Character (film)

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Character
Karakter.jpg
German film poster of Character
Directed by Mike van Diem
Produced by Laurens Geels
Written by Ferdinand Bordewijk (novel)
Mike van Diem
Starring Jan Decleir
Fedja van Huêt
Victor Löw
Music by Paleis van Boem
Cinematography Rogier Stoffers
Edited by Jessica de Koning
Release date(s) 17 April 1997 (Netherlands)
27 March 1998 (U.S.)
10 April 1998 (Canada)
18 October 1998 (UK)
Running time 122 minutes
Country Netherlands, Belgium
Language Dutch
Budget $4,500,000
Box office $713,413

Character (Dutch: Karakter) is a 1997 Dutch/Belgian film, based on the best-selling novel by Ferdinand Bordewijk and directed by Mike van Diem. The film won the Academy Award for Best Foreign Language Film at the 70th Academy Awards. The film stars Fedja van Huêt, Jan Decleir, and Betty Schuurman.

Plot[edit]

In the Netherlands of the 1920s, Dreverhaven (Decleir), a dreaded bailiff, is found dead, with a knife sticking out of his stomach. The obvious suspect is Jacob Willem Katadreuffe (van Huêt), an ambitious young lawyer who worked his way up from poverty, always managing to overcome Dreverhaven's personal attacks against him. Katadreuffe was seen leaving Dreverhaven's office on the afternoon of the murder. He is arrested and taken to police headquarters, where he reflects back on the story of his long relationship with Dreverhaven, who, police learn, is also Katadreuffe's father.

The story begins when Katadreuffe's taciturn mother, Joba (played by Schuurman), worked as a housekeeper for Dreverhaven. During that time, they had sex only once (it is alluded that the encounter was forced upon Joba). She becomes pregnant and leaves her employer to make a living for herself and her son. Time and again she rejects Dreverhaven's offers by mail to marry.

Even as a child, Katadreuffe's path crosses with Dreverhaven, often with dire consequences. When he is arrested for a boyish prank and tells the police that Dreverhaven is his father, Dreverhaven refuses to recognize him as his son. When, as a young man, he unwittingly takes a loan from Dreverhaven's bank to purchase a failed cigar store, Dreverhaven sues him to win the money back. Still, Katadreuffe manages to pay back the debt, finding a clerical position in a law firm. He does this even though most of his education is derived from reading an incomplete set of encyclopedias that he happens to find as a boy in his mother's apartment.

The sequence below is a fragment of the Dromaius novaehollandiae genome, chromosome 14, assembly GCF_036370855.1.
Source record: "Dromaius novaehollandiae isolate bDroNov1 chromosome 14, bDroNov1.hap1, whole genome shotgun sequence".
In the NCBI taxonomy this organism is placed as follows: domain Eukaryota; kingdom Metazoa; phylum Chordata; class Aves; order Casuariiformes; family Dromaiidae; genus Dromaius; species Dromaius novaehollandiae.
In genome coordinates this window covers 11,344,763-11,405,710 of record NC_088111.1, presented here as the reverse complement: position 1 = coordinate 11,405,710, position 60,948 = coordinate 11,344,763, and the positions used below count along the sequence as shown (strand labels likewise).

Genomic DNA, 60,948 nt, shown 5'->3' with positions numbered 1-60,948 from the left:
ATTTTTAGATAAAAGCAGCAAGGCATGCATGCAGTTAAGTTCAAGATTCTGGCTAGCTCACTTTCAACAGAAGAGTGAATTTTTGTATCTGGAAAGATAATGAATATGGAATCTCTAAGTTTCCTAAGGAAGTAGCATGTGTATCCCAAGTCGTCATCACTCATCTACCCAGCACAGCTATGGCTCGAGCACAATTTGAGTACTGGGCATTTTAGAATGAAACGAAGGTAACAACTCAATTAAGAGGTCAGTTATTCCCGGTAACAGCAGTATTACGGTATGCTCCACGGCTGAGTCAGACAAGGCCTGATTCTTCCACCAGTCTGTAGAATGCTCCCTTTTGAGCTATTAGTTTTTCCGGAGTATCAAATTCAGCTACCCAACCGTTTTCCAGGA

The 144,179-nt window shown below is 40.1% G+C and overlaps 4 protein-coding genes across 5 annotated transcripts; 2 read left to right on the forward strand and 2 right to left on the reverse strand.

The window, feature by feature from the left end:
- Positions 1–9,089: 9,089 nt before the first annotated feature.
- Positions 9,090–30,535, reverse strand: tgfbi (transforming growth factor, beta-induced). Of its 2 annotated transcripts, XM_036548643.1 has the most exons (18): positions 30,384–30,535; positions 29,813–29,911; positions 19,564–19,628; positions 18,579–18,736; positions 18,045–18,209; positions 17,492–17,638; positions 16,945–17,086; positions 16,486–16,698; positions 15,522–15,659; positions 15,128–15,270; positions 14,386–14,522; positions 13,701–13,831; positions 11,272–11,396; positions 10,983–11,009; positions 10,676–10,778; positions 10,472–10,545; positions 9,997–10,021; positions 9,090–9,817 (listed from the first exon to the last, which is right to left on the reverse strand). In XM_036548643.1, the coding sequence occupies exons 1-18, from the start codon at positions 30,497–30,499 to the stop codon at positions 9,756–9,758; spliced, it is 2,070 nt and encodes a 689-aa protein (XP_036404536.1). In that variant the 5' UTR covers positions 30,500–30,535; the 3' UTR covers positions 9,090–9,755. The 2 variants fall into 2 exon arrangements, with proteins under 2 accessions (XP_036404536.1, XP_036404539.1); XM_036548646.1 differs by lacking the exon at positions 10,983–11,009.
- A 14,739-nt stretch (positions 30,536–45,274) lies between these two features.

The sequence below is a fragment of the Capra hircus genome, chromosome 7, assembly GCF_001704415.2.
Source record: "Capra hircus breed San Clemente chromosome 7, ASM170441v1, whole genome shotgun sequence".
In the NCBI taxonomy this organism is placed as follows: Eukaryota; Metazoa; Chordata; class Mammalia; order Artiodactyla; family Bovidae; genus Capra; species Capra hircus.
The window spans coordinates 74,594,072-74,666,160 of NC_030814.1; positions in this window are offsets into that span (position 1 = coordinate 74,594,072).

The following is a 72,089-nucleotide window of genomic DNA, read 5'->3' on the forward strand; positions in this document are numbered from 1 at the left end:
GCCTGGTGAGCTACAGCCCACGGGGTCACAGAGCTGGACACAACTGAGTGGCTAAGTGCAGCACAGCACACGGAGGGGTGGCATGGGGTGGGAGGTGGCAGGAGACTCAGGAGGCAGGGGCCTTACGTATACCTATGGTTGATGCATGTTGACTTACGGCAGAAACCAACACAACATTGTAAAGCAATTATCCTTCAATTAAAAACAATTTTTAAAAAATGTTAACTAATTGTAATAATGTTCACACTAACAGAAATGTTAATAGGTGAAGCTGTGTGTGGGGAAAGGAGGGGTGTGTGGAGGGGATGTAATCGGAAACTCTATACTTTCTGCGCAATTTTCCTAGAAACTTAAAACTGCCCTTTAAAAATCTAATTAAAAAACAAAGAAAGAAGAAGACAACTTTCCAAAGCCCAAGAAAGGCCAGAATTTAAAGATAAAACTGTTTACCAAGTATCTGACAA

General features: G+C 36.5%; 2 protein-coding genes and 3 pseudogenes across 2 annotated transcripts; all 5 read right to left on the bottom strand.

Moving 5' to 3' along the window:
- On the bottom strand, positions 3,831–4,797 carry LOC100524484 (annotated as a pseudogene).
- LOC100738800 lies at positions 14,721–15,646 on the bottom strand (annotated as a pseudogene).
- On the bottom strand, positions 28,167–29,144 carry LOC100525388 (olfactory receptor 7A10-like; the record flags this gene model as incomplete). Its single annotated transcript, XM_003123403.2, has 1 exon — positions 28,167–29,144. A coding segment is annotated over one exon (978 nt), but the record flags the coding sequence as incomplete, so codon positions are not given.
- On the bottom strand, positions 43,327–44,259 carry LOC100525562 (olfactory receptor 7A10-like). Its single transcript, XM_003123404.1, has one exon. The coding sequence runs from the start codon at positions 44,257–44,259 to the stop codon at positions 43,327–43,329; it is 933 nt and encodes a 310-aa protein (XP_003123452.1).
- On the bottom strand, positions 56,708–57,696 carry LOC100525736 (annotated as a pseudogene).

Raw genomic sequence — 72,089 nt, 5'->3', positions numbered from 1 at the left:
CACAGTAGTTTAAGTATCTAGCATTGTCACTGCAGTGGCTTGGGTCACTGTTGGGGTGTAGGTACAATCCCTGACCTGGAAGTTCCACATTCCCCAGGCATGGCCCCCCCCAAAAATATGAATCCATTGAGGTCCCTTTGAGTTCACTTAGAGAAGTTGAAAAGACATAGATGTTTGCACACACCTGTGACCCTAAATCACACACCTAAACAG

After paying back the debt, Katadreuffe implores Dreverhaven to give him a second loan so that he can pass the bar examination. Dreverhaven agrees, on the condition that he can call back the loan at any time. Despite his efforts to hinder his son, Katadreuffe manages to pass the examination. On the afternoon of the murder he storms into Dreverhaven's office to pay the final installment on the loan. A fight ensues, and Katadreuffe attacks Dreverhaven before leaving. All around people see him as he marches out of the office.

However, the police discover that Katadreuffe left Dreverhaven at 5:00 p.m., while Dreverhaven died at 11:00 p.m. It transpires that Dreverhaven actually committed suicide. His will is produced, leaving all of his considerable wealth to his son. The will is signed "Vader" (Father).

Themes[edit]

The complicated relationship between Katadreuffe and Dreverhaven lies at the center of this film. Unrequited love and blind ambition are among the other themes in this film, as is the difficulty some of the characters have in expressing emotions fully and the repercussions that ensue.

Production[edit]

Most scenes of the movie were shot in Wrocław, Poland.

References[edit]

External links[edit]